Roaring ‘20s take over Owen High prom night

Barbara Hootman

The senior prom is alive and well at Owen High School. The May 15 event promises to be one of the most memorable social evenings of high school for some 300 students this year.

“It’s fun, and I am excited about it, although I am stressed about is everything going to go as planned,” junior class president Samantha “Sam” Parham said. “I went to prom last year, so I know a little of what to expect.”

Mary Gibeau, junior class vice president, is also excited.

“I am looking forward to hanging out with my friends, getting ready and seeing everyone dressed up and on their best behavior,” she said. “I am going to prom with a best friend. It is exciting because we don’t see each other dressed up often.”

Prom is no small fete to pull off - each junior class spends three years planning the Owen High prom.

“We raise all the money that is spent with events throughout the years,” Parham said. “This prom is costing around $9,000, and the school doesn’t have to pay any money. We are aware that some adults feel we could spend the money in a better way, but we choose to have a senior prom and do it right.”

Visa conducted a national survey that claims 56 percent of prom costs are covered by parents, with 44 percent paid by their kids. The same survey showed that the national cost of prom night was $978.

The theme of 2015 prom is “The Roaring ‘20s.” The Venue in downtown Asheville was reserved a year in advance with a deposit.

“The junior class also provides desserts, snack foods, soft drinks, a photo booth, another photo area with a professional photographer, and a shuttle from the parking area,” class sponsor Julianne Sehy said. “It has been as exciting for me as it has been for the students throughout the preparation.”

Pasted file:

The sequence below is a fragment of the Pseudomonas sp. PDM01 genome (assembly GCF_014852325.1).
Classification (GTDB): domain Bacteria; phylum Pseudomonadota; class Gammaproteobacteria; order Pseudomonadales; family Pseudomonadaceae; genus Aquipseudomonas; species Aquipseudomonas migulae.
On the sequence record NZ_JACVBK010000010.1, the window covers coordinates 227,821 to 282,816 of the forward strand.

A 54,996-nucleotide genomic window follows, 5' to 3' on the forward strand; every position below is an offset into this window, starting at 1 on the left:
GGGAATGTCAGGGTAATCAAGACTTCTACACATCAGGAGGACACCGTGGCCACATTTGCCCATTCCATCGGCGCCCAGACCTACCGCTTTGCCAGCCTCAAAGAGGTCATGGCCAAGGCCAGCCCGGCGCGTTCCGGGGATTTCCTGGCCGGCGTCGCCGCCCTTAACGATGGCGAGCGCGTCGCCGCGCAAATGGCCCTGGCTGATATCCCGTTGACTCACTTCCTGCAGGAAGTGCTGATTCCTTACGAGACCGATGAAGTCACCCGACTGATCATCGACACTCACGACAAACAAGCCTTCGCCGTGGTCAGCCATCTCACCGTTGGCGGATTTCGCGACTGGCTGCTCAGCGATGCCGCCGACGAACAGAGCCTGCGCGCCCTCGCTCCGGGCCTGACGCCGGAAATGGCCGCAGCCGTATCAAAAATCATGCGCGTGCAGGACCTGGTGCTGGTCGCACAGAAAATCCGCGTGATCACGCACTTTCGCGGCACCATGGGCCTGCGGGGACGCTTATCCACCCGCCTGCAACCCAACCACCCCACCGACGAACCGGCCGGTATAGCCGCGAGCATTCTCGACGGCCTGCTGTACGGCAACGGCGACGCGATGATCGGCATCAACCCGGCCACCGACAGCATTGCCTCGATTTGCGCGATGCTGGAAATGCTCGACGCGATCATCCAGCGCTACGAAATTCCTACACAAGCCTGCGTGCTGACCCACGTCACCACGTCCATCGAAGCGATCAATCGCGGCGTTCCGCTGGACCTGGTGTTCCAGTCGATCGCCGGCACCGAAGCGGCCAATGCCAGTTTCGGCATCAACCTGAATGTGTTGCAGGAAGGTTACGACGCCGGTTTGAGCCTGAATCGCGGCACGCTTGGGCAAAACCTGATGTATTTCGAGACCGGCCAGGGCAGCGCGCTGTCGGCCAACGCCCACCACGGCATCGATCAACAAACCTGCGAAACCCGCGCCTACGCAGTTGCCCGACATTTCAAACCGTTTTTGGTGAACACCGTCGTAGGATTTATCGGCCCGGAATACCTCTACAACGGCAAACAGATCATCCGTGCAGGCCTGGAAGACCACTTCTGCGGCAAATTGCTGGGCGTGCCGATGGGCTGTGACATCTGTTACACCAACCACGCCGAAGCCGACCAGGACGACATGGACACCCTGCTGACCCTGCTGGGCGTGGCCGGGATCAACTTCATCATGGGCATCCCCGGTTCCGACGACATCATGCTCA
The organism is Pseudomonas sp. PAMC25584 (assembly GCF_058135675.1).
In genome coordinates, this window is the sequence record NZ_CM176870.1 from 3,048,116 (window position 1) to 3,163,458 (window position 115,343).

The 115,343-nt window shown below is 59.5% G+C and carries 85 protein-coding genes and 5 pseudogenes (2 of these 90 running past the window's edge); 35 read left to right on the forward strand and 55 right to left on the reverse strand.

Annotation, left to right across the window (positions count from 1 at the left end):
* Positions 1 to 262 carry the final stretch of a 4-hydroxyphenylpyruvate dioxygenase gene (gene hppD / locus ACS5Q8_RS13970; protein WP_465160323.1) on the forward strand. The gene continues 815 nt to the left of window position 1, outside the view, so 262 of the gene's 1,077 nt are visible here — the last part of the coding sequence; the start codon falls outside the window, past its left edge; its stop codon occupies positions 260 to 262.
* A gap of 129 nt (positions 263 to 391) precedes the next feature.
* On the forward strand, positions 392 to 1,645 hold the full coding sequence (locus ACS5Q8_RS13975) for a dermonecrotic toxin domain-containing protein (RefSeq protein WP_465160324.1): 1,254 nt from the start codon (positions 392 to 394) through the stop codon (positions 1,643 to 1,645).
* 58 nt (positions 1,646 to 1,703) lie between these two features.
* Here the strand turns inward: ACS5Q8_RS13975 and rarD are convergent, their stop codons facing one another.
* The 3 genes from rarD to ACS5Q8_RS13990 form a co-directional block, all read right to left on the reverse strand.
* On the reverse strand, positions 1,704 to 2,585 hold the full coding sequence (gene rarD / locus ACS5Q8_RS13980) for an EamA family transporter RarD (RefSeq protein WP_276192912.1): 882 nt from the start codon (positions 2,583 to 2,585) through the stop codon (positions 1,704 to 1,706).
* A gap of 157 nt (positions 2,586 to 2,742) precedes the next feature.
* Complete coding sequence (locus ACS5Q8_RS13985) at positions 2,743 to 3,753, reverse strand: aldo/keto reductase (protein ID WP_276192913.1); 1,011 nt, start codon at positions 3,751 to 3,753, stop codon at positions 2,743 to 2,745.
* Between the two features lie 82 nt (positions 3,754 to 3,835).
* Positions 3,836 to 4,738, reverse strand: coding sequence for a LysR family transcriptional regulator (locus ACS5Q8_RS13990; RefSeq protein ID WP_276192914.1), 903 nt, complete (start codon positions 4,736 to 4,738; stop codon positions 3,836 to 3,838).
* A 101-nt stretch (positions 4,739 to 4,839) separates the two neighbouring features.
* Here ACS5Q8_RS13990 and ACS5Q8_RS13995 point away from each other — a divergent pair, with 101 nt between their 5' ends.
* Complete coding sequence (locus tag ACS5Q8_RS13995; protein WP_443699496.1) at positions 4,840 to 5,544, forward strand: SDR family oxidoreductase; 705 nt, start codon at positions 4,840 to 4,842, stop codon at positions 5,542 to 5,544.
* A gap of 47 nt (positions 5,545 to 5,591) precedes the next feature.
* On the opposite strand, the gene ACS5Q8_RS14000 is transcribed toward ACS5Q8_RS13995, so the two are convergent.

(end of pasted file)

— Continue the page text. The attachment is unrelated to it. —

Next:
No longer is prom held in a school gymnasium transformed into a party scene with crepe paper. Decorations at Owen, including life-size Roaring ‘20s cutouts, are much more elaborate than in the past.

Prom is a formal event, with neat and clean footwear (work boots and house slippers are not permitted). It is also a tightly controlled event. All students pay $40-$50 and present ID to enter (there are no refunds). Outside guests undergo background checks. All gowns have to be approved (no see-through fabric in revealing areas and no plunging necklines). Slits and backless dresses must be modest and not reveal private areas when seated or standing. Cutouts are allowed on sides and backs only. Owen High administration supervises prom night. Suits, tuxedos and formal military dress are acceptable male dress.

Then there is the cost of limousines, dinner reservations and corsages. Creating a night to remember carries a price tag.

“Last year my grandmother spent about $800 on my dress and accessories,” Parham said. “I tried to talk her out of it, but she wouldn’t listen. I am going to sell the dress on Ebay, and this year I have spent about $350 on a black, elegant dress and pearls. It has a modest slit. My mom and best friends went with me to pick it out.

“We went to a mall in Charlotte and had a nice day trip out of it. I have shoes from last year. So I don’t have to go barefoot on a dirty floor I am taking Chaco (sandals) to wear. I will probably sell this dress also, because it is foolish to wear it just once. My mom paid for it this year.”

Gibeau enjoys shopping at vintage clothing shops and found her prom dress for $42.